Balance: the three semicircular canals function as a gyroscope to control pitch, roll, and yaw. Lymph flows through the semicircular canals and the utricle and saccule, and is very sensitive to the movements of the body through space. Branches of the vestibular nerve attach to the ampullae at the end of each semicircular canal, and transmit proprioceptive information back to the brain.

Upcoming Lessons

This is our last lesson on the head - next we turn to the neck, and after that we move on to the upper limb.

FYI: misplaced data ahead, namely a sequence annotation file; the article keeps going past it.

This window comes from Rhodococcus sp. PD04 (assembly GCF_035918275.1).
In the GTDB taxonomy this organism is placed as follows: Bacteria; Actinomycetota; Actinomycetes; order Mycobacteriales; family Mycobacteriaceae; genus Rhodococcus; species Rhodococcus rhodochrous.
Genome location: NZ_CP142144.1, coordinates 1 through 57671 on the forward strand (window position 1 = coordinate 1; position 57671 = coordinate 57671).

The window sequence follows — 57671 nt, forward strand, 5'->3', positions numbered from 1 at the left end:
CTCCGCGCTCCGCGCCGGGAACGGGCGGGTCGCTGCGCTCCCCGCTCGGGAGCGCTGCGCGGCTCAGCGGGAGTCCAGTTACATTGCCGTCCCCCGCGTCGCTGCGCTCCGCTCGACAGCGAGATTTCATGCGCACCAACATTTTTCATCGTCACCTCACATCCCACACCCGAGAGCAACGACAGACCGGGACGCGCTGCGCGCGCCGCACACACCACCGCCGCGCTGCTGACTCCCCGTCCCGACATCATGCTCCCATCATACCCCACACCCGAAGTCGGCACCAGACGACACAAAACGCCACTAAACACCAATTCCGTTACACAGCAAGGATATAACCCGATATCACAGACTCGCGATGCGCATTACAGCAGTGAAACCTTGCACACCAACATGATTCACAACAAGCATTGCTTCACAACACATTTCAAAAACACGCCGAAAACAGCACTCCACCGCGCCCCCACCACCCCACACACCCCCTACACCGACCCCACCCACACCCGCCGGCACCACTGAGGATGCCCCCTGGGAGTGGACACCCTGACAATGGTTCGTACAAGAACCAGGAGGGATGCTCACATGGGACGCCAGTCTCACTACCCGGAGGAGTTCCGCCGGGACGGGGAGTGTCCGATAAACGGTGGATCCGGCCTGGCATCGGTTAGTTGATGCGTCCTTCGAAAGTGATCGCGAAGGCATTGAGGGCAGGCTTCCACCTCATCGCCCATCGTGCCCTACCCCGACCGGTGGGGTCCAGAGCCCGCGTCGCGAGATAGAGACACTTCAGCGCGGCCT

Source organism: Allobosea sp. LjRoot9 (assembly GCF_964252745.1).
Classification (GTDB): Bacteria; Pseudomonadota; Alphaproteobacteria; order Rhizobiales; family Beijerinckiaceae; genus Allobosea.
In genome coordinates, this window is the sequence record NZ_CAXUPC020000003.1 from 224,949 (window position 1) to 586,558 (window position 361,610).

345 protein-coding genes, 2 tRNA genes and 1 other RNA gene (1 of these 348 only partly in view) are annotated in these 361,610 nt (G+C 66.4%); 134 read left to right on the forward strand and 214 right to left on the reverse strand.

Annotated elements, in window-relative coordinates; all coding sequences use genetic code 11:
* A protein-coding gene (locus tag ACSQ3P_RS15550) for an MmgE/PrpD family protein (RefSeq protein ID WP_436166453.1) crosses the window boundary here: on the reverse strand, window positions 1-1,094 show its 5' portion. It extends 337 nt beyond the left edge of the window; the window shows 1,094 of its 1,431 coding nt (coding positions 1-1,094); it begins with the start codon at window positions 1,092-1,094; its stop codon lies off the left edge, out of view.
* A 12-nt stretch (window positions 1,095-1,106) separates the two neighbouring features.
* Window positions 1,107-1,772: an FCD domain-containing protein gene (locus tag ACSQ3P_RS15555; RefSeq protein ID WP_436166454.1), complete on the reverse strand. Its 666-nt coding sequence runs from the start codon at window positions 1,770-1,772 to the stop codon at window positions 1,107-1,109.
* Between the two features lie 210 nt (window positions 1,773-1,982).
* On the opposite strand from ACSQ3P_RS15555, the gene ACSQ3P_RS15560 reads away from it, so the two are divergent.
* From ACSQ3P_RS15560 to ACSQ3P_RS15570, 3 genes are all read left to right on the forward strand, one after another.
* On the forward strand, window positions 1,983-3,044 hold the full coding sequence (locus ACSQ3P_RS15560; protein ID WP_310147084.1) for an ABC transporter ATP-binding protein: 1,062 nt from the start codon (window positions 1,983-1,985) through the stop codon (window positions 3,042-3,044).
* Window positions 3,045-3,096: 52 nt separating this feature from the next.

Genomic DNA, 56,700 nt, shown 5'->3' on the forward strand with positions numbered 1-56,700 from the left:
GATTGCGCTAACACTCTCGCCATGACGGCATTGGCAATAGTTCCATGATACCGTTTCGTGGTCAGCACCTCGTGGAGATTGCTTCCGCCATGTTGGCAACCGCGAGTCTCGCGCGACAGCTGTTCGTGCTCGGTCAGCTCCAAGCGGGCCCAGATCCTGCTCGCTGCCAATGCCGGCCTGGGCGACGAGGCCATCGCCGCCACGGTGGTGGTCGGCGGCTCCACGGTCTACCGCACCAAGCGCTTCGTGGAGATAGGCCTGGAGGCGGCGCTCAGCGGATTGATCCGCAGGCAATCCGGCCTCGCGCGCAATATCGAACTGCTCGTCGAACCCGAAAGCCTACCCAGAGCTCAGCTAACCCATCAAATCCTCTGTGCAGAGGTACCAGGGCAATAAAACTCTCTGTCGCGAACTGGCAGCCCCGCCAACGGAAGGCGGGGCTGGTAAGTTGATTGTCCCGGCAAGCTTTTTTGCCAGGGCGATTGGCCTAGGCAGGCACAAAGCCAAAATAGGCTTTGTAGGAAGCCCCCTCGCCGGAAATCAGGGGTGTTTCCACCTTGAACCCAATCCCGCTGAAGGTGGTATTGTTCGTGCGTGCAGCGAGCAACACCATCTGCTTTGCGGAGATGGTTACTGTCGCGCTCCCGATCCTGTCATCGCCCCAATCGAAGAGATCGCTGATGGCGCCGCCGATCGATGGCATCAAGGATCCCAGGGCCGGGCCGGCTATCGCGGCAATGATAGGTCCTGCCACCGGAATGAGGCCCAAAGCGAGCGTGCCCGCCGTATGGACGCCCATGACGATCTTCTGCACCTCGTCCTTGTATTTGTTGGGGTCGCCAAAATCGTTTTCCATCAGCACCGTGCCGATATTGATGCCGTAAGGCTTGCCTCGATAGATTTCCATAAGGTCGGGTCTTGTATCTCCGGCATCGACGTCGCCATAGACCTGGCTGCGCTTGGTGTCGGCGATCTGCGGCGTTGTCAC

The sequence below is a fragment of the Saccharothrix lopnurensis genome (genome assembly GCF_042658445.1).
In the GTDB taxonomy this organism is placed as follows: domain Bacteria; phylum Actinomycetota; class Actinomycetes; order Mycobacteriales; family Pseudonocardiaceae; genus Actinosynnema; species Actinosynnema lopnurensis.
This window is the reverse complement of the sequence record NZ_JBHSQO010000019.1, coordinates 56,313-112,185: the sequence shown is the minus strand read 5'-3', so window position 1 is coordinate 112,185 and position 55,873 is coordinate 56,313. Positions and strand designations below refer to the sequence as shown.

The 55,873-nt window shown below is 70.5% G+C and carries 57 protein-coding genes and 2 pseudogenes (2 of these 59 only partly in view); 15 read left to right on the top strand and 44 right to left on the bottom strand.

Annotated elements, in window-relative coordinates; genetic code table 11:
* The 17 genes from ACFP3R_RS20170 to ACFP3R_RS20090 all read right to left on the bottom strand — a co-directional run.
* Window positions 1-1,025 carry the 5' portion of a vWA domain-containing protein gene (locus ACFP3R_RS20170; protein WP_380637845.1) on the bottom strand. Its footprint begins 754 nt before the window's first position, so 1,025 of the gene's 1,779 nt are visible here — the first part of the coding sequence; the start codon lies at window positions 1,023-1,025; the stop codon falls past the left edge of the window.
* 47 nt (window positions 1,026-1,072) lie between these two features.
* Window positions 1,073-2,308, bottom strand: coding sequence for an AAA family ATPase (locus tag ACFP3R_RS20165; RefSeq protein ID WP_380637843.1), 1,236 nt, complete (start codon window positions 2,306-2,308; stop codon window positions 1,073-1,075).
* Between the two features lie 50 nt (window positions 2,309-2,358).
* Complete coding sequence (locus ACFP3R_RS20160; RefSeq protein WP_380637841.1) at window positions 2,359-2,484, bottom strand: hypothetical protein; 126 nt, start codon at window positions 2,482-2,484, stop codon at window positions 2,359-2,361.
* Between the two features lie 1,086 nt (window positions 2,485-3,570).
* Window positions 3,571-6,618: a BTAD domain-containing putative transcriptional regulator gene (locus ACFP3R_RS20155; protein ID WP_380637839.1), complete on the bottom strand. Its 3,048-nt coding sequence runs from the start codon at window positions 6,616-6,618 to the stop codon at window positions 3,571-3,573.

This content is for informational purposes only and does not substitute for formal and individualized diagnosis, prognosis, treatment, prescription, and/or dietary advice from a licensed medical professional. Do not stop or alter your current course of treatment. If pregnant or nursing, consult with a qualified provider on an individual basis. Seek immediate help if you are experiencing a medical emergency.

© 2015 Robert McCarthy